A green, wet and icy Christmas in London, Ontario

Those who had to travel one the roads Friday morning, Christmas morning, faced ice-slick, treacherous pavement. Most of the major roadways were salted and not a problem, but some of the suburban streets in the hills of Byron in southwest London were dangerous.

London Daily Photo, from London, Ontario, Canada, and not that other London across the pond, wishes everyone a very Merry Christmas and a Happy New Year.


Thursday, December 24, 2009

Olympic Flames Comes to London, Ontario

Thousands lined the route taken by the Olympic flame as it arrived at this southwestern Ontario city. Many more filled Victoria Park to cheer the flame's arrival, wave flags and loudly celebrate the event.

The Olympic torch will make a visit to a London children’s hospital with Santa Claus Friday, take the rest of Christmas and Boxing Day off, and then resume its 45,000-kilometre journey to Vancouver early Sunday.

For the whole story, check The London Free Press on the Web.

Wednesday, December 23, 2009

Red Double Doors and Large Gold Bows

As I wrote yesterday, great entrances don't need to be gussied up to the hilt to look good. This home, in the same neighbourhood as yesterday's post, doesn't have as spectacular an entry but it is quite beautiful nevertheless. The double front doors, painted a funky red, add to the look of this heritage home. We're certain that this is a heritage home as it has the circular, blue heritage plaque to the right of the doors.

Tuesday, December 22, 2009

It's just a door

It's just a door - but what a door. This is an entrance.

Located in one of the finest areas of London, Ontario, for historic, well-kept older homes, this residence on St. George St. just north of Oxford Street is a fine example of a mansion for the well-to-do.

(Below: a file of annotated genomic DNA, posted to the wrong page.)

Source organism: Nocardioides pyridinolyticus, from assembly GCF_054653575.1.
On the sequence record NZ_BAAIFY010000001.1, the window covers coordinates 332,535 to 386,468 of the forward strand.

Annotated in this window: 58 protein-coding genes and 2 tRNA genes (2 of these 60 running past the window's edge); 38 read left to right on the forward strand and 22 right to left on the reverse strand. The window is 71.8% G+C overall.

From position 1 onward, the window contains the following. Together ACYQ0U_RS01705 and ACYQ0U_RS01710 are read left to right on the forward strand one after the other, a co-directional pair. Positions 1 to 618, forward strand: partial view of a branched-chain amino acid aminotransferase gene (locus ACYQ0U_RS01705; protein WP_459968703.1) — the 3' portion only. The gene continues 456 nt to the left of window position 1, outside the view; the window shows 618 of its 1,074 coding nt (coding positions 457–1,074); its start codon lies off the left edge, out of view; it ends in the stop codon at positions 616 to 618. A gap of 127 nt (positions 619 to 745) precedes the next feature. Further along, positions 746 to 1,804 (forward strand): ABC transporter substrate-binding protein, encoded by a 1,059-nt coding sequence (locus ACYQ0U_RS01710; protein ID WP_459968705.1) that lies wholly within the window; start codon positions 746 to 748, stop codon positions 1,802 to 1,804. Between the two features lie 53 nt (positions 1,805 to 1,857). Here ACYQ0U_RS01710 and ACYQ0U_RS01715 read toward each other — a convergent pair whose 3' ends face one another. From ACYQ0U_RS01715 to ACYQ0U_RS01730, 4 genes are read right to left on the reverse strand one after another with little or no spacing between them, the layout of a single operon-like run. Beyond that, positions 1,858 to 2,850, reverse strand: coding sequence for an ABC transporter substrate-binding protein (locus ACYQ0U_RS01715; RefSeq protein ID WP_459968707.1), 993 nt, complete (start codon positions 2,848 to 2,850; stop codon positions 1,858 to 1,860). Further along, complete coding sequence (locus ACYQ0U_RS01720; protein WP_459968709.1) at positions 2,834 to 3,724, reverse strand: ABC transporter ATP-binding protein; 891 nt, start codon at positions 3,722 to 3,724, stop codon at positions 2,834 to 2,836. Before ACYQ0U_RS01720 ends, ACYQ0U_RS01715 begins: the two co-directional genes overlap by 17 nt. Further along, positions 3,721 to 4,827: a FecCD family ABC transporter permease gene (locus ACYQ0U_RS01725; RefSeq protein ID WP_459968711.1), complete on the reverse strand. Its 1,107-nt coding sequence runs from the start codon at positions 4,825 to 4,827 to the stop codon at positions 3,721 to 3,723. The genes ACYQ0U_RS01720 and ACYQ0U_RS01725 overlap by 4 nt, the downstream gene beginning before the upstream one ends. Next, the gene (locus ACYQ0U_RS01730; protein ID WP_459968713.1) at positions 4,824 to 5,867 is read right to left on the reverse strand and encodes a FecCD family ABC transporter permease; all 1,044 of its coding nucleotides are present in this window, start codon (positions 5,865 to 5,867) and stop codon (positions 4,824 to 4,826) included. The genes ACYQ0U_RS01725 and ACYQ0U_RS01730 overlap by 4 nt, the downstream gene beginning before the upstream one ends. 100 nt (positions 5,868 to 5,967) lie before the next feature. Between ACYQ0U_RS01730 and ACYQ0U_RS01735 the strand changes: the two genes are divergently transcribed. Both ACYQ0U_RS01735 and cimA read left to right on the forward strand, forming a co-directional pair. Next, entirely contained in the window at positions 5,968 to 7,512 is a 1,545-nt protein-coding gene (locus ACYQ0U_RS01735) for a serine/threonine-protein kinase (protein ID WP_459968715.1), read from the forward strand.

Each Christmas the homes in the neighbourhood are decorated simply but well. It is amazing how much better a simple wreath looks on homes like this than on mine. In the coming days I'll post another entrance or two.


More Christmas lawn decorations

There is a new neighbourhood in the southwest end of London,Ontario, and I took a drive through there to find today's pictures. As you can see, just days before Christmas and London, Ontario, Canada - the cold north - is essentially snowless.

Monday, December 21, 2009

Christmas Lighting in Warbler Woods

Christmas lights are actually best when the ground is covered with snow. The white snow reflects the light, making for the traditional winter wonderland. But, the truth is that it is not uncommon for London, Ontario, to have a green Christmas. We usually get some snow before Christmas, maybe even a lot, but it is not unusual to have it all melt away by the 25th. There's a good reason why the small ski hill in London makes snow every night when possible.

Saturday, December 19, 2009